Yin & Yang Energies Applied to Yoga Practice

In yoga, we are constantly balancing yin and yang energies. Yin energy is the relaxation and expansive energy in your yoga practice. It happens on the exhale. Your heart slows down and your body relaxes. Flexibility gains always happen with a yin energy focus, as you exhale deeper into the postures.

Yang energy is the opposite; it’s the muscular, contracting energy of strength. In seated poses, it’s easy to forget the strengthening actions of yoga, but they are just as important as in standing poses. In many seated poses, the yang energy happens in your lower body, engaging and contracting your legs to help your upper body find freedom and expansive flexibility.

In a forward fold, for example, your legs should be strong (yang) and your upper body is soft (yin). In a seated twist, your chest and torso are yin (relaxed) and your lower body is yang (firm and strong). If you find yourself in a seated posture and don’t feel like much is happening, always come back to this yin-yang balance.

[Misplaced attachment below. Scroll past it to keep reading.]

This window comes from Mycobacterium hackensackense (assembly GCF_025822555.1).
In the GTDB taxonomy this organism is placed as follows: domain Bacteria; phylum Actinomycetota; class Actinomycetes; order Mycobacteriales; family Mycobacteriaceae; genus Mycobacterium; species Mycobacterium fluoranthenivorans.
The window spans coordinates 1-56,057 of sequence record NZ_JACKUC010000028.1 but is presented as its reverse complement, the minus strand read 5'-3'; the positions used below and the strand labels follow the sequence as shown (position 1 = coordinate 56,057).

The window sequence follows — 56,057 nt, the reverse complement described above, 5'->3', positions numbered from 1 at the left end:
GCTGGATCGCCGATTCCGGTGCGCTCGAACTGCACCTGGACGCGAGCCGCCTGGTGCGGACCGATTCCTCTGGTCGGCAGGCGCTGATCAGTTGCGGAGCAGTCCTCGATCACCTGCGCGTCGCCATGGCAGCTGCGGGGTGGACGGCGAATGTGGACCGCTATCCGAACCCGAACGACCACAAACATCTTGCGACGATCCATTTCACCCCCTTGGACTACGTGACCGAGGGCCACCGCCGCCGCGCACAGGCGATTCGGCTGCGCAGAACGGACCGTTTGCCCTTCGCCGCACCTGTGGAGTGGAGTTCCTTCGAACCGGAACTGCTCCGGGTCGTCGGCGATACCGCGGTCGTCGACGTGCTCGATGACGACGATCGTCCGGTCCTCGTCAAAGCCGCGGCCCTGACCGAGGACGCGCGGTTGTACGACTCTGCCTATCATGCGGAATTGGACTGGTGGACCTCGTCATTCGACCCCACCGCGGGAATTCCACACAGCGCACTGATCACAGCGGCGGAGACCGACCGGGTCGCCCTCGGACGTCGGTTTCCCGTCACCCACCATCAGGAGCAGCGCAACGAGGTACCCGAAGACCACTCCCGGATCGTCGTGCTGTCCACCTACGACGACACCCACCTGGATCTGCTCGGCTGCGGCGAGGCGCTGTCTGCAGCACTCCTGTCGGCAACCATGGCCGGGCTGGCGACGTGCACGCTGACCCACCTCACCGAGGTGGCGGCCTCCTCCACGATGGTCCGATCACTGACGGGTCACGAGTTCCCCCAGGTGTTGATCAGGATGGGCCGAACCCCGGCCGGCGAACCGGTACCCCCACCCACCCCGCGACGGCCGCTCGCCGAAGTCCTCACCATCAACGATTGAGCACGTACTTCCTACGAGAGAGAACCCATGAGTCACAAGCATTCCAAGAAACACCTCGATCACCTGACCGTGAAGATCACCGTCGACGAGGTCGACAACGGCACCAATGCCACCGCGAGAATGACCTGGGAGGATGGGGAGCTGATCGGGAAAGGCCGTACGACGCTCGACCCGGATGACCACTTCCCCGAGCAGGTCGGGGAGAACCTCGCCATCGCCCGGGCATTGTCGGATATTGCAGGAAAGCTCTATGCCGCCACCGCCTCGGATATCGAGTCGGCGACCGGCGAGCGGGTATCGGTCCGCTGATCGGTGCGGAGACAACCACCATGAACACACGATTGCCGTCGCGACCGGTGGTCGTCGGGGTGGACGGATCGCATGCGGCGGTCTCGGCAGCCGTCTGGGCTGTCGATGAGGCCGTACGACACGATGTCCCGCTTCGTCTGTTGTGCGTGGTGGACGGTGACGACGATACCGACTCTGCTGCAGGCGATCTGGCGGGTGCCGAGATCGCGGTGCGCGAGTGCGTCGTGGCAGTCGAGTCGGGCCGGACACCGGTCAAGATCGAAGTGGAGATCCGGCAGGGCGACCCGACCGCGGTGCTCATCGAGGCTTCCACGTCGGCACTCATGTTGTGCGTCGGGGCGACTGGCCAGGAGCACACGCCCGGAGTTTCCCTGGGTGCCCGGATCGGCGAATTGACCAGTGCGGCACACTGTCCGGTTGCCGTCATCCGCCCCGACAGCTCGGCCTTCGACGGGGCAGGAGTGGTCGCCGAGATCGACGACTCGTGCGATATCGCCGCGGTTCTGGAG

Inner Rotation & Outer Rotation

With our arms and legs, we have 2 rotation movements that dramatically change the way our bodies moves and feel in a pose: inner rotation and outer rotation. When your arms or legs are inner rotating, it means that they are literally twisting to the inside. When your arms or legs are outer spiraling, they are twisting outward and away from your midline.

An inner rotation is associated with strength, and outer rotation with openness (yang and yin). When you’re seated and doing forward folds, for example, you should inner rotation the outstretched leg to create a firm foundation. This will create a strong (yang) base upon which your upper body can relax and open (yin).

To give another example, when we backbend, our arms outer spiral which naturally opens the back and chest, creating that yin energy where flexibility is best achieved.

Breath

We want to focus on slow and steady breath with a light whisper sound on both the inhale and the exhale. All your strength, length and extension comes on the inhale (yang), and all your relaxation, opening, and flexibility comes on the exhale (yin). Whether in a forward bend, a twist or a backbend, remember the role of the inhales and exhales and use them as tools to take you practice deeper.